As I started to think about what to write tonight, I had this thought about how it all might have started. I’m going to give you a quick trip back to the 70’s. Don’t worry. There won’t be any funky music or bad perms. This is just a fun look back at how I started at what would eventually become my life long career in the food service industry as a chef.
When I was quite small sometime back in the 70’s, my dad built my 2 brothers and two sisters as well as myself a sand box. It was a good-sized sand box so that at least three of us could play in it at the same time. I have to admit, when there were three of us at the same time, it never ended well. Most of the time I would wait them all out and have the box to myself. One day I decided to mix some sand with water and “bake” them in the sun on the ledge of the box. I got them to the point where I could flip them over like a pancake. This was pretty cool. I started to experiment with different textures to see which types of sand (which was all gluten free by the way) would work best. This really happened. At my young age, I suddenly had created my own “job” everyday and my lab was my sandbox. Lucky for me we didn’t have cats so “sand castles” were not a problem until later when our neighbor started harboring cats. Then and only then their cats became a work hazard. Anyway, Everyday I knew if the sun was shining, the office was open. On rainy days, I would sit in my room and sob. I just wanted to go outside and play.
Little by little, utensils would be missing from the kitchen, the spatulas, the strainers and eventually a cookie sheet. Finally my dad took a walk outside and would retrieve his kitchen tools (which were really mine by then because possession is nine-tenths of the law). Not in dad’s court.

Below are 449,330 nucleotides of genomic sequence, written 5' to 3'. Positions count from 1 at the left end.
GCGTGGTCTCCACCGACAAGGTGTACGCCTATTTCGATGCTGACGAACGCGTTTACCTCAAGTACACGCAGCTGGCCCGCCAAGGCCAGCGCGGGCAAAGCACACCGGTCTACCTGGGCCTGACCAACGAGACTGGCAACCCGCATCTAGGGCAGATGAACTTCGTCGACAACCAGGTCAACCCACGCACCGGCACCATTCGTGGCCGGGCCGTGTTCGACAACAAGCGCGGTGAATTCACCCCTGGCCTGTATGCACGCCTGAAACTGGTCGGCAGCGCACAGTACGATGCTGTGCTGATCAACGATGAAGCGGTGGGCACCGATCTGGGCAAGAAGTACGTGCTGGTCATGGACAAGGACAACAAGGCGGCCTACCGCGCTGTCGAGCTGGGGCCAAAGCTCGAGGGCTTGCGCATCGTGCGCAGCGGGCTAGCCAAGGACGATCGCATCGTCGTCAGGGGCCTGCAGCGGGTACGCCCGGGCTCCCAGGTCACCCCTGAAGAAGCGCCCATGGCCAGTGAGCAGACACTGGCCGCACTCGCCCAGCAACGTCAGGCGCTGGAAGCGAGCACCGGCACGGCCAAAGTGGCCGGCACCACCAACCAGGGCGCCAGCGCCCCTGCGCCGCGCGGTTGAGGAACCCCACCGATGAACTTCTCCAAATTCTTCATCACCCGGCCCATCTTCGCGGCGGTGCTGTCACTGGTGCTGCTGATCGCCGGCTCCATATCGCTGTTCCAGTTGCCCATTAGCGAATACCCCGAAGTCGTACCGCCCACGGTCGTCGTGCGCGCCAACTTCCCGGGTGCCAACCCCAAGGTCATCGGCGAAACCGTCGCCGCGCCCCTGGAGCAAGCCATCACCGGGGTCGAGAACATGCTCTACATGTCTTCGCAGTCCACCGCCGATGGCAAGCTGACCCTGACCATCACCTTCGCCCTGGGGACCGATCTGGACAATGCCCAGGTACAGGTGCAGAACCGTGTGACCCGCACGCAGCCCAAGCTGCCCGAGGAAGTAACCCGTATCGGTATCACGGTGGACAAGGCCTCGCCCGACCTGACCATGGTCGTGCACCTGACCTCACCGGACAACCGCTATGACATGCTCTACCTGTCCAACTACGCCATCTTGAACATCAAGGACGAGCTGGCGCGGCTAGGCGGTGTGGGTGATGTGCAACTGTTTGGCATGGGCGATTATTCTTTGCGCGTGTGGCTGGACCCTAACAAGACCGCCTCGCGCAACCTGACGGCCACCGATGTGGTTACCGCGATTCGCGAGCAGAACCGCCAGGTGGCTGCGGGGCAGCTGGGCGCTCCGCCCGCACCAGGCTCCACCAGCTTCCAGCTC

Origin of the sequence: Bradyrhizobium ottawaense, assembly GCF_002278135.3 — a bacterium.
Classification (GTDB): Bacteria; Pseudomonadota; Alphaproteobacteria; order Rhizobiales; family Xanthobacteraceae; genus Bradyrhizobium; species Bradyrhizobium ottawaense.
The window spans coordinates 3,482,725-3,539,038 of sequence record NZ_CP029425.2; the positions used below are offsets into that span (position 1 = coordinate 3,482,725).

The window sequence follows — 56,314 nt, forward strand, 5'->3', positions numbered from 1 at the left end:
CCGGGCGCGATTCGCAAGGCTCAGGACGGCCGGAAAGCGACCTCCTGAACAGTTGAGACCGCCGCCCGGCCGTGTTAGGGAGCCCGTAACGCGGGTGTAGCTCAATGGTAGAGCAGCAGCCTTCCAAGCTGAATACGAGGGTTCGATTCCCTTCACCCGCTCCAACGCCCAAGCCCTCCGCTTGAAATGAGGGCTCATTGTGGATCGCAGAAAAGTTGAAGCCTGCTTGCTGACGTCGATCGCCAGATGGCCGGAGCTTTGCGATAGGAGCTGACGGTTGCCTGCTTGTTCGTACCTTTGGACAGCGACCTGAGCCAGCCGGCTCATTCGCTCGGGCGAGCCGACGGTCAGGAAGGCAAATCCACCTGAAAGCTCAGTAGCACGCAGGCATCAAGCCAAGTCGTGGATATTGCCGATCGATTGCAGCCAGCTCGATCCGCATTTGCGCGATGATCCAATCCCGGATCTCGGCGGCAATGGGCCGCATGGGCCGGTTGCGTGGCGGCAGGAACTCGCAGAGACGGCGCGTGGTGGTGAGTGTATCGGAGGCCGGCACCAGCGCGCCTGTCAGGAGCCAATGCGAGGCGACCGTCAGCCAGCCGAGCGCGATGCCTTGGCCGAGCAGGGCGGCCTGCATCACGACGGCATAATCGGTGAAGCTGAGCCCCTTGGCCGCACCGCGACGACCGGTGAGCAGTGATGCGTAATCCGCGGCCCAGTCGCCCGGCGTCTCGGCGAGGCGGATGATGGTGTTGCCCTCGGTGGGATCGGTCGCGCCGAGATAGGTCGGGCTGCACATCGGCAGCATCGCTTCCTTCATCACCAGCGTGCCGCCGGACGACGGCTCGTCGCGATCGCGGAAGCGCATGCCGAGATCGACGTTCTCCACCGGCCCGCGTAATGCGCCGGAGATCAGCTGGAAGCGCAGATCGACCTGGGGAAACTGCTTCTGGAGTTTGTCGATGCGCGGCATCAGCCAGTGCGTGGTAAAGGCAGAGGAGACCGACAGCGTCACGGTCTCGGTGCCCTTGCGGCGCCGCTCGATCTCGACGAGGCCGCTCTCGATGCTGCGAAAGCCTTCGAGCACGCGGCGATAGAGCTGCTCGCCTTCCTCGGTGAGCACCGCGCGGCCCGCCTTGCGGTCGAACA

He decided one day to get me an Easy Bake Oven. It might have been Christmas time. The first time I think I went through all of the mixes in about one hour. I was a master. I already learned about textures in my own sand lab. Now I had to learn to read directions and follow them. To this day if I had the internet back then, I would have sent them an e-mail to tell them they needed to adjust the textures. I would go outside and pick fresh native blueberries and put them in everything. I have to say “Bless my father”. He was a real sport. Dad worked two jobs and every time he would come home and try to take a quick nap, I was knocking on his door to give him another treat. He ate every one of them. I was on to something.
One day I ran out of mixes and went through the cabinets to look for anything I could bake. Ah, a box of jello? Certainly I could make this work. I mixed the jello and put it in the little two-inch pan and gently slid it into the oven. It took about 1 minute and suddenly it sort of exploded and covered the light bulb. What a let down. First I thought I failed and would never be able to bake again. Then I had a young person’s panic attack and thought it was back to the sand box. Lightbulbs! In the hall closet! I was back in business.
When I was out of mixes, I would try pancake mix. At this point, I was more interested in the science about what I was making than the actual recipe. That would all fall into place when the time was right. It wasn’t all about the taste but the textures.
Fast forward some 30 or so years, this is how I bake today. I taught college level culinary arts for about 8 years. I couldn’t take them all outside to play in a sand box to play with different sands so I created different types of flour to see how well they could come up with the right combination of flour and water. Just as I had done in my sand lab. I teach people that recognizing what the batter looks like is as important as how it will taste. If the texture isn’t right, the outcome won’t be either. Just ask the jello.